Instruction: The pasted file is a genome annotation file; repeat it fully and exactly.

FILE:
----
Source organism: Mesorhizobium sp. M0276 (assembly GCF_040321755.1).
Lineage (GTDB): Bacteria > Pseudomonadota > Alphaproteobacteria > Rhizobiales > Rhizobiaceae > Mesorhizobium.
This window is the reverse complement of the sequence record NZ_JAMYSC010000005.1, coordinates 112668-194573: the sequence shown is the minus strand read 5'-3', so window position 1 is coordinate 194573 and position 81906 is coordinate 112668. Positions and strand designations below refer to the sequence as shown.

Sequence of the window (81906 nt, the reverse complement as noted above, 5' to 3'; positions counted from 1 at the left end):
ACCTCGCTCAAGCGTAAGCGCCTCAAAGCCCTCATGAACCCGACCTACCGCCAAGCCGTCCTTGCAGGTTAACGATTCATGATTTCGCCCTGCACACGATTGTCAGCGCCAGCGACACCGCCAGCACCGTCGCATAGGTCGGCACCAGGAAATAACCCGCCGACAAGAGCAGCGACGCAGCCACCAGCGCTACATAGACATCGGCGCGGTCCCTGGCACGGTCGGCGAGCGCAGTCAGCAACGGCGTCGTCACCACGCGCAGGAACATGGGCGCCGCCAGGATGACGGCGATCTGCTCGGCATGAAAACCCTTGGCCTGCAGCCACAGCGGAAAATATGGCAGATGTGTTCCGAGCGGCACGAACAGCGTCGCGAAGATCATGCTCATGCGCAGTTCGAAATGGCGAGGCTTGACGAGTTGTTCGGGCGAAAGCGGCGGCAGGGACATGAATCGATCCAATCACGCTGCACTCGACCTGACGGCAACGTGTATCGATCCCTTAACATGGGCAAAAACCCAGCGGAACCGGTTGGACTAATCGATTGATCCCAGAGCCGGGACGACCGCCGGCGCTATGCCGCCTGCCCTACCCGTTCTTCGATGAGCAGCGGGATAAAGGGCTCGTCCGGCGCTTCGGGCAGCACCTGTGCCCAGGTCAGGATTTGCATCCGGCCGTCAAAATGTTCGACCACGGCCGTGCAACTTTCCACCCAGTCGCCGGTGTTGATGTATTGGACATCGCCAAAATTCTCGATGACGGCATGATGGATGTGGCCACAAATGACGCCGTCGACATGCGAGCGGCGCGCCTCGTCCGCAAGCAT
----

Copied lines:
Source organism: Mesorhizobium sp. M0276 (assembly GCF_040321755.1).
Lineage (GTDB): Bacteria > Pseudomonadota > Alphaproteobacteria > Rhizobiales > Rhizobiaceae > Mesorhizobium.
This window is the reverse complement of the sequence record NZ_JAMYSC010000005.1, coordinates 112668-194573: the sequence shown is the minus strand read 5'-3', so window position 1 is coordinate 194573 and position 81906 is coordinate 112668. Positions and strand designations below refer to the sequence as shown.

Sequence of the window (81906 nt, the reverse complement as noted above, 5' to 3'; positions counted from 1 at the left end):
ACCTCGCTCAAGCGTAAGCGCCTCAAAGCCCTCATGAACCCGACCTACCGCCAAGCCGTCCTTGCAGGTTAACGATTCATGATTTCGCCCTGCACACGATTGTCAGCGCCAGCGACACCGCCAGCACCGTCGCATAGGTCGGCACCAGGAAATAACCCGCCGACAAGAGCAGCGACGCAGCCACCAGCGCTACATAGACATCGGCGCGGTCCCTGGCACGGTCGGCGAGCGCAGTCAGCAACGGCGTCGTCACCACGCGCAGGAACATGGGCGCCGCCAGGATGACGGCGATCTGCTCGGCATGAAAACCCTTGGCCTGCAGCCACAGCGGAAAATATGGCAGATGTGTTCCGAGCGGCACGAACAGCGTCGCGAAGATCATGCTCATGCGCAGTTCGAAATGGCGAGGCTTGACGAGTTGTTCGGGCGAAAGCGGCGGCAGGGACATGAATCGATCCAATCACGCTGCACTCGACCTGACGGCAACGTGTATCGATCCCTTAACATGGGCAAAAACCCAGCGGAACCGGTTGGACTAATCGATTGATCCCAGAGCCGGGACGACCGCCGGCGCTATGCCGCCTGCCCTACCCGTTCTTCGATGAGCAGCGGGATAAAGGGCTCGTCCGGCGCTTCGGGCAGCACCTGTGCCCAGGTCAGGATTTGCATCCGGCCGTCAAAATGTTCGACCACGGCCGTGCAACTTTCCACCCAGTCGCCGGTGTTGATGTATTGGACATCGCCAAAATTCTCGATGACGGCATGATGGATGTGGCCACAAATGACGCCGTCGACATGCGAGCGGCGCGCCTCGTCCGCAAGCAT